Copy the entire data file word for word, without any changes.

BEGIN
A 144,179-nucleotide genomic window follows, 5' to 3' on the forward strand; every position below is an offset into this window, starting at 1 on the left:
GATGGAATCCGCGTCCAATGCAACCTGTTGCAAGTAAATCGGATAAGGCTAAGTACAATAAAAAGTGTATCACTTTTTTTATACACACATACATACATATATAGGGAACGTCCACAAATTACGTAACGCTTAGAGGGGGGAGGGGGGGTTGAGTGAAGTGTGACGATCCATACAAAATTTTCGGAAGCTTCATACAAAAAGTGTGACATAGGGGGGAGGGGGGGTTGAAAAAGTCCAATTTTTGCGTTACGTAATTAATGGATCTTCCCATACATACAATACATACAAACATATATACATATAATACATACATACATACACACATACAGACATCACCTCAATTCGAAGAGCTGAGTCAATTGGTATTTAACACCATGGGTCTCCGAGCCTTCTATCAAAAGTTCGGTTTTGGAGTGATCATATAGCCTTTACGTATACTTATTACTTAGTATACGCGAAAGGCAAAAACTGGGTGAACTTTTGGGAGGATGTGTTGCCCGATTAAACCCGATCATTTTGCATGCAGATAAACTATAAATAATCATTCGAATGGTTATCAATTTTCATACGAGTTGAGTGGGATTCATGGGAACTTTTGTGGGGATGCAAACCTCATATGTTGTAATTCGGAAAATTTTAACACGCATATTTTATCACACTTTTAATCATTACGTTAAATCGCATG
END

A 144,179-nucleotide genomic window follows, 5' to 3' on the forward strand; every position below is an offset into this window, starting at 1 on the left:
GATGGAATCCGCGTCCAATGCAACCTGTTGCAAGTAAATCGGATAAGGCTAAGTACAATAAAAAGTGTATCACTTTTTTTATACACACATACATACATATATAGGGAACGTCCACAAATTACGTAACGCTTAGAGGGGGGAGGGGGGGTTGAGTGAAGTGTGACGATCCATACAAAATTTTCGGAAGCTTCATACAAAAAGTGTGACATAGGGGGGAGGGGGGGTTGAAAAAGTCCAATTTTTGCGTTACGTAATTAATGGATCTTCCCATACATACAATACATACAAACATATATACATATAATACATACATACATACACACATACAGACATCACCTCAATTCGAAGAGCTGAGTCAATTGGTATTTAACACCATGGGTCTCCGAGCCTTCTATCAAAAGTTCGGTTTTGGAGTGATCATATAGCCTTTACGTATACTTATTACTTAGTATACGCGAAAGGCAAAAACTGGGTGAACTTTTGGGAGGATGTGTTGCCCGATTAAACCCGATCATTTTGCATGCAGATAAACTATAAATAATCATTCGAATGGTTATCAATTTTCATACGAGTTGAGTGGGATTCATGGGAACTTTTGTGGGGATGCAAACCTCATATGTTGTAATTCGGAAAATTTTAACACGCATATTTTATCACACTTTTAATCATTACGTTAAATCGCATG